[time-nuts] Solving the UTC drift problem

Robert Lutwak Lutwak at Alum.mit.edu
Thu Jul 14 06:44:31 EDT 2005

Most of the world's atomic clocks are employed as frequency standards.  In 
addition to the telecom applications, they are used in positioning and 
navigation, precision measurement, and, yes, a few for timekeeping.  Those 
who care for time to be synchronized with the sunrise are relatively small 
in number, mostly astronmers who don't want to recalculate sunrise every 
year or two.

Since the official definition of the speed of light, in 1983, and the 
subsequent redefinition of the meter in terms of the speed of light and 
time, all precision length measurements (think international commerce) are 
also determined by the cesium frequency.  The last "artifact" standard is 
mass, which will likely be redefined soon in terms of the density of pure 
silicon crystal, thus tying it also to length and thereby frequency.

Perhaps most importantly, as TVB points out, there are hundreds  (or perhaps 
thousands) of other precision measurements, of atomic and physical 
properties, measured in terms of precise frequency.  Any change in the SI 
second would be catastrophic to the world of precision measurement, 
calibration, and international commerce.

There is no UTC drift problem.  The only "problem" is the gradual slowing of 
the earth's rotation due to tidal forces (which, by the way, is expected to 
change sign in about 75 years), leading to this historic need to add leap 
seconds occasionally for those who insist on watering their tomato plants at 
sunrise (as determined by their home cesium clocks).  Except for these nuts, 
leap seconds are a pain-in-the-butt for anyone else doing timekeeping, 
timetagging, or frequency measurement.


Robert Lutwak, Senior Scientist
Symmetricom - Technology Realization Center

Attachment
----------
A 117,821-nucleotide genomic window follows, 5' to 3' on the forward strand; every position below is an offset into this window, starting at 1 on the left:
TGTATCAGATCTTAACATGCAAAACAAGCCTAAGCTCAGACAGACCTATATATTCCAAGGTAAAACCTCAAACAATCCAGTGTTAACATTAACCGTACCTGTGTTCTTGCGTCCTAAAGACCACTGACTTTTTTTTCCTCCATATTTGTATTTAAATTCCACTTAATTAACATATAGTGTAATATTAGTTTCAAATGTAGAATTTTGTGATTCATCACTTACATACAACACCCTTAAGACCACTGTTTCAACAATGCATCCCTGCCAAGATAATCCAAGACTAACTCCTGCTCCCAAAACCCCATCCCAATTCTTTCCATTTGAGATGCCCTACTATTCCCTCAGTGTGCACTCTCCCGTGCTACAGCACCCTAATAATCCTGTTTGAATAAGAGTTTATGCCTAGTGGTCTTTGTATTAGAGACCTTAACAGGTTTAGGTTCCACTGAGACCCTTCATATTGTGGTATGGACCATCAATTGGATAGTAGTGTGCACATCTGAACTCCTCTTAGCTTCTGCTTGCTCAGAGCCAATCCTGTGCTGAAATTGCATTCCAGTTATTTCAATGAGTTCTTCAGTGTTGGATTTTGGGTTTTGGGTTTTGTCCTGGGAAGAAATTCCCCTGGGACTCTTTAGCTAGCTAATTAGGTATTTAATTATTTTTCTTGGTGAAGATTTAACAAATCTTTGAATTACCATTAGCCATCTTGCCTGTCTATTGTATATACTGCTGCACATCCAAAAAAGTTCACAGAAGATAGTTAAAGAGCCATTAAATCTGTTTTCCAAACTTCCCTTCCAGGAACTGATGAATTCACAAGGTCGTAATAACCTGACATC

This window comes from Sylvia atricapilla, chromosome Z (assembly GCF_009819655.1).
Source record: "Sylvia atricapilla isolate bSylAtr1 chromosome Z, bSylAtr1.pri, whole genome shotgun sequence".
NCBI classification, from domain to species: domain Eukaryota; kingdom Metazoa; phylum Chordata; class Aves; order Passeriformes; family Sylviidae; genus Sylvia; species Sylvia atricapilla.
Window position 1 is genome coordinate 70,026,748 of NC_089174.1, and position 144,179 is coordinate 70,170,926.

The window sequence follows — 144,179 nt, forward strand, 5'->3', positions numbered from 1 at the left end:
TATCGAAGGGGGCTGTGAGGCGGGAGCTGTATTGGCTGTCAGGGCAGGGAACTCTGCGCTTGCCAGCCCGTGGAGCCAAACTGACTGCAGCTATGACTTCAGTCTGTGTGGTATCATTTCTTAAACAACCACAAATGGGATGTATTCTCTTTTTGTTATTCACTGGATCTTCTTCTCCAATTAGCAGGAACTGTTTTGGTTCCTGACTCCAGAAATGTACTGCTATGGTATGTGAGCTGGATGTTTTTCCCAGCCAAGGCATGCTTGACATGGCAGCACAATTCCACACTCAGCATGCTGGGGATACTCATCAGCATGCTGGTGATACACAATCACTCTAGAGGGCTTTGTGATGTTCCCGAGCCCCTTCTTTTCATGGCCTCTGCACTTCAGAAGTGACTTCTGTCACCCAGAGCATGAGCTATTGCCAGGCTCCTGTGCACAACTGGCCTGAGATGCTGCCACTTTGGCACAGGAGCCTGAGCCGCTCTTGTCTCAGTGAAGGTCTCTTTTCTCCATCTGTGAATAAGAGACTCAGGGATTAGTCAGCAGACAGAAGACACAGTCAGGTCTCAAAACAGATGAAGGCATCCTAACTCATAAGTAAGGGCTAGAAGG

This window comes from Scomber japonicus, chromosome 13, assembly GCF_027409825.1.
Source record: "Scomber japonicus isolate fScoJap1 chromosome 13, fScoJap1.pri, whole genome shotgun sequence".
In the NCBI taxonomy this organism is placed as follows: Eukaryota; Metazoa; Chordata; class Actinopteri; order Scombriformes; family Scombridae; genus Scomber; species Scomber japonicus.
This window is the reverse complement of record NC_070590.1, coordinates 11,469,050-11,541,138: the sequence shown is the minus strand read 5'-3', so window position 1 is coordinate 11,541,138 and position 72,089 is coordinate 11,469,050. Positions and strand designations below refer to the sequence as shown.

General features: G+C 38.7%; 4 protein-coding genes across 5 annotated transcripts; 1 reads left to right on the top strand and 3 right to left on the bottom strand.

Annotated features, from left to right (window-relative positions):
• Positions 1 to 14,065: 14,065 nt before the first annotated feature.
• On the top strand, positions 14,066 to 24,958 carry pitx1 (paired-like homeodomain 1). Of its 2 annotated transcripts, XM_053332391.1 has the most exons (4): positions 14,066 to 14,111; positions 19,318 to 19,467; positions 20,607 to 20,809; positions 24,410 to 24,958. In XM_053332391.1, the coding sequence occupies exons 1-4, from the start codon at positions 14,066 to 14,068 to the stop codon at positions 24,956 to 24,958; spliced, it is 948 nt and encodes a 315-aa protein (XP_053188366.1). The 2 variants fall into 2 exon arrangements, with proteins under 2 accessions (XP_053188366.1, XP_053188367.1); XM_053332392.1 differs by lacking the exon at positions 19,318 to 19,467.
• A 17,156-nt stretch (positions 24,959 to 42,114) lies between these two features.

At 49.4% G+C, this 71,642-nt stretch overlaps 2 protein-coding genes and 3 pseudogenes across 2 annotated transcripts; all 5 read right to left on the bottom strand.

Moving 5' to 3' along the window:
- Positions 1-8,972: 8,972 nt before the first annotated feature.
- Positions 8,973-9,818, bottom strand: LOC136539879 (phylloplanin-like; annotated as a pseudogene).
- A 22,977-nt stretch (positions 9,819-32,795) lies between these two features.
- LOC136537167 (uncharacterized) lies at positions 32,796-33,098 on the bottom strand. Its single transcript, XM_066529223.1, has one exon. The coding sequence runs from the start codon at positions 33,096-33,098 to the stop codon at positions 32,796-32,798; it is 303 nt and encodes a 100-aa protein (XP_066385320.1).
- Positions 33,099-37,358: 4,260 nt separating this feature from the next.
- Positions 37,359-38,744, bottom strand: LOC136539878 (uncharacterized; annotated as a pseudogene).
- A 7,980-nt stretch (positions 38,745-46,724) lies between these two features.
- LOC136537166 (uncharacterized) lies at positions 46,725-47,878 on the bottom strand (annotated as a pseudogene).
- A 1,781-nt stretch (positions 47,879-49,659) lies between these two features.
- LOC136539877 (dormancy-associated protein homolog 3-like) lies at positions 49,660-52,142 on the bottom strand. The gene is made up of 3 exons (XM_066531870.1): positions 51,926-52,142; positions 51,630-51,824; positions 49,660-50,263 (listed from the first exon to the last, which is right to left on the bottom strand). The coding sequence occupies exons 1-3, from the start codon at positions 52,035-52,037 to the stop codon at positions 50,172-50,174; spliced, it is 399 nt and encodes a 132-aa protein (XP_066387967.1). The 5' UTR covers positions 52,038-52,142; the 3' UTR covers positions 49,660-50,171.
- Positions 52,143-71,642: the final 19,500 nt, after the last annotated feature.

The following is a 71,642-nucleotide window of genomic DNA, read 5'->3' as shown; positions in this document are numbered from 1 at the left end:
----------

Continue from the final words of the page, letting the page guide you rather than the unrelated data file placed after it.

34 Tozer Rd.
Beverly, MA 01915
(978) 232-1461   Voice           RLutwak at Symmetricom.com   (Business)
(978) 927-4099   FAX             Lutwak at Alum.MIT.edu  (Personal)
(339) 927-7896   Mobile

----- Original Message ----- 
From: "David Forbes" <dforbes at dakotacom.net>
To: "Discussion of precise time and frequency measurement" 
<time-nuts at febo.com>
Sent: Thursday, July 14, 2005 3:15 AM
Subject: Re: [time-nuts] Solving the UTC drift problem

> At 8:25 AM +0200 7/14/05, Poul-Henning Kamp wrote:
>>In message <a05210601befba18cc387@[]>, David Forbes writes:
>>>A modest proposal:
>>>Instead of adding randomly-placed leap seconds to UTC or allowing UTC
>>>to drift from UT1 etc, the timing community should just change the
>>>second's definition from time to time as needed. That is, dither the
>>>Cs transition frequency between 9,192,631,770 Hz or ,780 Hz annually
>>>to make time speed up or slow down to match the earth's rotation.
>>That has already been tried (1958...1972)  It was not a success.
> I can see that it was not a success at the time, but the equipment of the 
> time was rather primitive compared to today's digitally programmed 
> electronics. It used to be difficult to synthesize a microwave signal with 
> 10 Hz resolution; now it's done in less than a square mm of silicon.
> However, the argument presented in the Metrologia article that physicists 
> would not have a fixed SI unit called the second is a valid concern.
>>>The beauty of this method is that there are only a few hundred Cs
>>>clocks in the world,
>>This number is probably one or two orders of magitude to low, but
>>a lot of them are telecom timers so they can be ignored.
> Tee hee. Yes, they don't what a second is, as long as each clock is 
> consistent with the clock at the other end of the fiber.
> Symmetricom would love this idea, as they would get to sell a lot of 
> upgrade kits at monopoly prices.
> -- 
> --David Forbes, Tucson, AZ
> http://www.cathodecorner.com/
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